Crystalline silica is becoming well-known for being a potential health hazard in jobsites across Canada. It is used extensively in many industrial applications because of its unique physical and chemical properties. Health concerns arise when silica-containing products are disturbed by grinding, cutting, drilling or chipping, creating respirable particulate. Silica, or silicon dioxide, is a naturally occurring material. In its crystalline form, it is commonly known as quartz, and is the earth’s second-most common element. Silica is not on its face dangerous, but when disturbed can create silica “dust"particles which when inhaled can clog the lungs, making it difficult to process oxygen.
Few people would deny that having a healthy, drug-free, physically fit workforce is important, especially for those who work in safety-sensitive positions. But not only do many employers not require workers in safety-sensitive positions to undergo vision testing, but some do not even have policies requiring workers to report vision problems at all.
Hand-arm vibration syndrome (HAVS) is a condition most commonly seen in workers required to use powered equipment with high frequency vibration or high impact (such as chainsaws, jack hammers, drills, grinders, or sanders). When a worker uses or handles a vibrating object, the vibration is transmitted to the hands and arms. Repeated vibrations cause blood vessel constriction in the hands and arms, reducing blood supply while working. The vibrations can cause neurological, vascular, and musculoskeletal injuries. The effects of HAV are cumulative and both frequency and amplitude play a role in the injury process. As with most overuse/repetitive injuries, the more exposure you have in your job the more likely you may develop the condition.
You may already know that strenuous or repetitive activities at work can lead to injuries and disorders like carpal tunnel syndrome and tendonitis. These types of injuries are called workplace-related musculoskeletal disorders, or WMSDs, and can cover a range of conditions characterized by pain, swelling, or tenderness in the joints, muscles, tendons, or nerves (Turner, n.d.). The good news is that the risk of WMSDs can be greatly mitigated with the implementation of a few simple preventative measures.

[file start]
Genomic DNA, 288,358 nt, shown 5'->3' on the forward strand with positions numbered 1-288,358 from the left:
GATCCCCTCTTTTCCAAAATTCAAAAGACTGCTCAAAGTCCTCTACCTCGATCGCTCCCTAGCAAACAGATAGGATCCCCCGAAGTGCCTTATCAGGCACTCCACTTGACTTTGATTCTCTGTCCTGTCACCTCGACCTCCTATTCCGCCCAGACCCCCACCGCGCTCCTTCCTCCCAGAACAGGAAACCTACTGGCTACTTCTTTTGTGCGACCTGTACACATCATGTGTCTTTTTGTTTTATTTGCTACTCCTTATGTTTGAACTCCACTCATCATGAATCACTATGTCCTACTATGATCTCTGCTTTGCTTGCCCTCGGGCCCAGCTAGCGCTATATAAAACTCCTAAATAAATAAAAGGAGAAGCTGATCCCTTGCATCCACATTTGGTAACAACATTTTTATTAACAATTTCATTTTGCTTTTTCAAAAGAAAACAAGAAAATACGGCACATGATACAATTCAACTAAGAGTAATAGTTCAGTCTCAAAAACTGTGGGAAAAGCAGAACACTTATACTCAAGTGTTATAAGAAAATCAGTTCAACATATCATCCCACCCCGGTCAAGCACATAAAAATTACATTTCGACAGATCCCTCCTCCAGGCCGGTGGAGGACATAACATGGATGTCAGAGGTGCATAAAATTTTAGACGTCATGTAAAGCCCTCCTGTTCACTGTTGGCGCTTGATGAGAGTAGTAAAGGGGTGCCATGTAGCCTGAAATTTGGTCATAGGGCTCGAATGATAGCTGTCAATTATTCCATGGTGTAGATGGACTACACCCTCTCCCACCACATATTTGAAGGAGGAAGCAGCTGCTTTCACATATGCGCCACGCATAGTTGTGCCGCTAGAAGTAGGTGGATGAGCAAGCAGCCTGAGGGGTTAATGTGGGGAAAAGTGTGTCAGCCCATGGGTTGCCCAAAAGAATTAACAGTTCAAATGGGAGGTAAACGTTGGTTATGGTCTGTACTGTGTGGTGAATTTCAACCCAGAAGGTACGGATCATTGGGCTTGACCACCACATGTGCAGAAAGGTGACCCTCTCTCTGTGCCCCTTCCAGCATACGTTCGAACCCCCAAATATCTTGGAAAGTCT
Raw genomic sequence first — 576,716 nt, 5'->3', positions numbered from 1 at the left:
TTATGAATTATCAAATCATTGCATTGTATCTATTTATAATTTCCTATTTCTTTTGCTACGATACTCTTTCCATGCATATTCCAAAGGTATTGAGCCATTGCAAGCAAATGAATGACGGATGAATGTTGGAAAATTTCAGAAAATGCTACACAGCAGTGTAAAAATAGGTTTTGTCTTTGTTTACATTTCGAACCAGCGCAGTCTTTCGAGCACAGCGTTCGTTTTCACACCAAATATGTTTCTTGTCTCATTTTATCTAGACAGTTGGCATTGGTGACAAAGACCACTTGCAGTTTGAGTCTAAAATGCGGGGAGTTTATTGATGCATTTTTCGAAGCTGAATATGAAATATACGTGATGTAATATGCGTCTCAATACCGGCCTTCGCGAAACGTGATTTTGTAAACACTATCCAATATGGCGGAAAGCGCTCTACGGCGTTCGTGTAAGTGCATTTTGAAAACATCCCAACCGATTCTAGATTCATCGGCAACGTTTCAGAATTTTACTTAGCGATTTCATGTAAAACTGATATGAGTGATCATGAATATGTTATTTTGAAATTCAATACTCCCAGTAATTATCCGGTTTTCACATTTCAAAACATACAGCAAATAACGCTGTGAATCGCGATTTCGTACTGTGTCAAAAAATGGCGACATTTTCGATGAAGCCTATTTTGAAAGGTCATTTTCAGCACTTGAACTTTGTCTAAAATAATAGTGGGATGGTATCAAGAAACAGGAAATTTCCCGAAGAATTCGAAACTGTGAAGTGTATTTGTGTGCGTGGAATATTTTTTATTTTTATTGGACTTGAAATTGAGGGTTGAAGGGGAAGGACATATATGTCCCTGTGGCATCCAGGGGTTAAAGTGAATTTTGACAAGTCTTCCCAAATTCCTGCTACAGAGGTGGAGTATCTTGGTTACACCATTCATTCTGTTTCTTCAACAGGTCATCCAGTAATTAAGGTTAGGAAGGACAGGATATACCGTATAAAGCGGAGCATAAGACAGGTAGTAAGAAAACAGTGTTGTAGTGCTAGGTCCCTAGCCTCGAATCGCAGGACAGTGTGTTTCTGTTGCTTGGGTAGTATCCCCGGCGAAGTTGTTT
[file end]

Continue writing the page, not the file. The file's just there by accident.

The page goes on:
If you have experience wearing an RPD (respiratory protection device) on the job, you probably already know the importance of protection against compromised air quality. RPDs protect the wearer by filtering out contaminants in the air, such as dust, coal, fumes, and gases. They can also supply oxygen to the wearer in environments where the air may be thin, such as in a confined space. Mask fit-testing is an essential step to protecting workers in dangerous, low air quality environments.
Athletes know the benefits of initiating a training session with a dynamic warmup. Have you every wondered why these athletes are back on the playing field so quickly after an injury, while someone from work may be on disability leave for weeks or even months with a similar injury?The answer is simple: most people are not treating their bodies the same way that an athlete would.
Statistics Canada 2010: Canadian Community Health Survey states around 1 in 5 people who were working in BC in 2012 have made claims for back problems. Back injuries account for 24% of the overall work claim injuries, followed by fingers at 11% and legs at 9%. One reason that employees might be getting these injuries is through improper lifting technique.
According to the Bureau of Labor and Statistics and the National Institute for Occupational Safety and Health, Carpal Tunnel Syndrome accounts for 50% of all workplace related injuries in America. This is a surprising statistic, because there is a common belief that Carpal Tunnel Syndrome is only caused by computer/keyboard related jobs.